Subject(s)
COVID-19 , Adult , Aged , Comorbidity , Hospital Mortality , Hospitalization , Hospitals, Public , Humans , Male , Peru/epidemiology , Retrospective Studies , Risk Factors , SARS-CoV-2
16.
Medwave ; 21(7): e8442, 2021 Aug 23.
Article in Spanish, English | MEDLINE | ID: covidwho-1372129

ABSTRACT

Objective: To describe the clinical characteristics and sociodemographic factors associated with COVID-19 among pregnant women in a maternal and children's hospital in Lima, Peru. Methods: Quantitative observational study. The population under study consisted of pregnant women who attended an emergency room and had a COVID-19 test. These women were assessed for age, gestational age, place of origin, occupation, education, marital status, number of children, previous body mass index, gestational body mass index, tetanus vaccination, prenatal controls, and hemoglobin. After bivariate analysis, a generalized linear regression model was applied. Results: We included 200 women aged between 18 and 34 years (84.5%) with a median gestational age of 36 weeks. More than half were from Lima (52.5%), most were housewives (79%), had high school education (71.9%), and had a cohabiting marital status (60%). The COVID-19 test positivity was 31.5% by rapid tests. Pregestational body mass index assessment showed that 36.7% of normal weight, 38,1% of overweight, and 30.3% of obese pregnant women had COVID-19 infection. 39.7% of patients with hemoglobin levels greater than or equal to 11 g/dL, 21.2% of patients with values between 10 and 10.9 g/dL, and 20% of patients with values between 7 and 9.9 g/dL had COVID-19 infection. The prevalence ratio (with a 95% confidence interval) found that cohabitation was associated with a lower risk of having COVID-19 infection in pregnant women (prevalence ratio: 0.41, p < 0.001). Conclusion: Cohabiting pregnant women had a lower risk of COVID-19 infection compared with other marital statuses. Further research is needed to evaluate COVID-19 associated factors in pregnant women and possible sociodemographic or economic factors behind cohabiting marital status association among this population.


Subject(s)
COVID-19/economics , COVID-19/epidemiology , Hospitals, Public , Pregnancy Complications, Infectious/economics , Pregnancy Complications, Infectious/epidemiology , Pregnant Women , Socioeconomic Factors , Adolescent , Adult , Body Mass Index , Female , Gestational Age , Humans , Peru/epidemiology , Pregnancy , Pregnant Women/education , Risk Factors , SARS-CoV-2 , Young Adult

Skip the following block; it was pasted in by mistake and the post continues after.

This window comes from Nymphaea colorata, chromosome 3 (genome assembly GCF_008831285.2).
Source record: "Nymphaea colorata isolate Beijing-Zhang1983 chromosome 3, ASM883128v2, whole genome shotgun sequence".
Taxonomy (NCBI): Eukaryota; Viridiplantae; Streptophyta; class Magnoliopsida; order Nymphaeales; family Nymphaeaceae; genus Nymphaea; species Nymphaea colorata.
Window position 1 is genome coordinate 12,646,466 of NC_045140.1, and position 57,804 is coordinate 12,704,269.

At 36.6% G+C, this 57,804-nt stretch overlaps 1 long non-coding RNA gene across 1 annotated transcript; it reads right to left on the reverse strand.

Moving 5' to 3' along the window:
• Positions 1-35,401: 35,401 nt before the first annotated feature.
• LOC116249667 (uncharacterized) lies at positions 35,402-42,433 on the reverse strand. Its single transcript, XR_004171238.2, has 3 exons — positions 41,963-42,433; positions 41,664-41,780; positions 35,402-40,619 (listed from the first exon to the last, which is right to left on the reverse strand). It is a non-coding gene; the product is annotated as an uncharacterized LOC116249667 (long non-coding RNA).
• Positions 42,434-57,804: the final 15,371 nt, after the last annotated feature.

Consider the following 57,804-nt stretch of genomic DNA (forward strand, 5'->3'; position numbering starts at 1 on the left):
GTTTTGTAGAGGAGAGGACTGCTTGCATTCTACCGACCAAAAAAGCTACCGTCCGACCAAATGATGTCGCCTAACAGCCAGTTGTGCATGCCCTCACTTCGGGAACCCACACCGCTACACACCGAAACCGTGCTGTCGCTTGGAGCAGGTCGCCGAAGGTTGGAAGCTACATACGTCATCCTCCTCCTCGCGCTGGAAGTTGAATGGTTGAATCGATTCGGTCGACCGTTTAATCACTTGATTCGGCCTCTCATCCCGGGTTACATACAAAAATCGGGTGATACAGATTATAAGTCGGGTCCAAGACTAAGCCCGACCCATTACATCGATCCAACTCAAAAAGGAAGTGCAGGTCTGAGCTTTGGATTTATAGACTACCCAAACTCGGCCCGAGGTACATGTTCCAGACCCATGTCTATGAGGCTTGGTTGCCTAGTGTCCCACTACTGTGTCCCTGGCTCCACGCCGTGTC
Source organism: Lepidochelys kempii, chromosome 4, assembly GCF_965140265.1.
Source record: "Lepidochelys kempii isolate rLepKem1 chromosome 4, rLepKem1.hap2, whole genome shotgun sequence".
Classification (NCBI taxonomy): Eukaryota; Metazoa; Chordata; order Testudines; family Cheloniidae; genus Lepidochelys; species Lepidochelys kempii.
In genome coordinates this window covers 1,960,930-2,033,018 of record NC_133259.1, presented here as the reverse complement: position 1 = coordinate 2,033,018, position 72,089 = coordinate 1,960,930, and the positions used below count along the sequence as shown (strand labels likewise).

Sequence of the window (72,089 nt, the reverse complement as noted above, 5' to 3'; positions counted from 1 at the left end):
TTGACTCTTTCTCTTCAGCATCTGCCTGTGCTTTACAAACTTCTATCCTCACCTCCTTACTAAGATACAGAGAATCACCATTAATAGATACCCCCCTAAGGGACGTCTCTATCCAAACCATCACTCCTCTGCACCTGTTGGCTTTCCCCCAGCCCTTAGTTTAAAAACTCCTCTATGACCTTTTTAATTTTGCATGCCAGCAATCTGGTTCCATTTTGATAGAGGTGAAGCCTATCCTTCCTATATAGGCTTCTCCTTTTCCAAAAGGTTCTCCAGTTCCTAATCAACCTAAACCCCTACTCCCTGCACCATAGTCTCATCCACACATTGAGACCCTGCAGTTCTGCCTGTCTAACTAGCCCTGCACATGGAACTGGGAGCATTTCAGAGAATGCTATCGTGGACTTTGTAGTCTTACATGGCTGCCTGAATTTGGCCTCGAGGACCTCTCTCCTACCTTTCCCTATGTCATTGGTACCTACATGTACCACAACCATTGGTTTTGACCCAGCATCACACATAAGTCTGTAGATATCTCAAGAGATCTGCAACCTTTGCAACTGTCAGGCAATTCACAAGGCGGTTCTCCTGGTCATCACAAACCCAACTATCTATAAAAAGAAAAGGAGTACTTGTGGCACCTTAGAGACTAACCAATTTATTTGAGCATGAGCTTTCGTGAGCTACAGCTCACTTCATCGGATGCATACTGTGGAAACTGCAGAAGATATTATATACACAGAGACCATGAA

17.
Int J Infect Dis ; 108: 13-17, 2021 Jul.
Article in English | MEDLINE | ID: covidwho-1351685

ABSTRACT

Point prevalence surveys (PPSs) are a useful option for collecting antimicrobial prescription data in hospitals where regular monitoring is not feasible. The methodology recommended by the World Health Organization (WHO) for conducting PPSs (WPPS), which targets low- and middle-income countries (LMICs), attempts to respond to the lag in these regions to generate estimates for antimicrobial use. However, based on our experience in four third-level public hospitals in Mexico, we identified substantial gaps in the WPPS guide with regards to addressing common challenges for the implementation of PPSs. While the oversimplified narrative of WPPS could facilitate the adoption of this methodology and extend its use, it underestimates the efforts and potential pitfalls for survey preparation, coordination, and reliable implementation. Conducting rigorous pilot studies could reduce the WPPS deficiencies and strengthen the reliability and comparability of the estimates for antimicrobial use.


Subject(s)
Anti-Bacterial Agents , Hospitals, Public , Anti-Bacterial Agents/therapeutic use , Humans , Mexico/epidemiology , Pilot Projects , Prevalence , Reproducibility of Results , World Health Organization
18.
PLoS One ; 16(7): e0255544, 2021.
Article in English | MEDLINE | ID: covidwho-1334780

ABSTRACT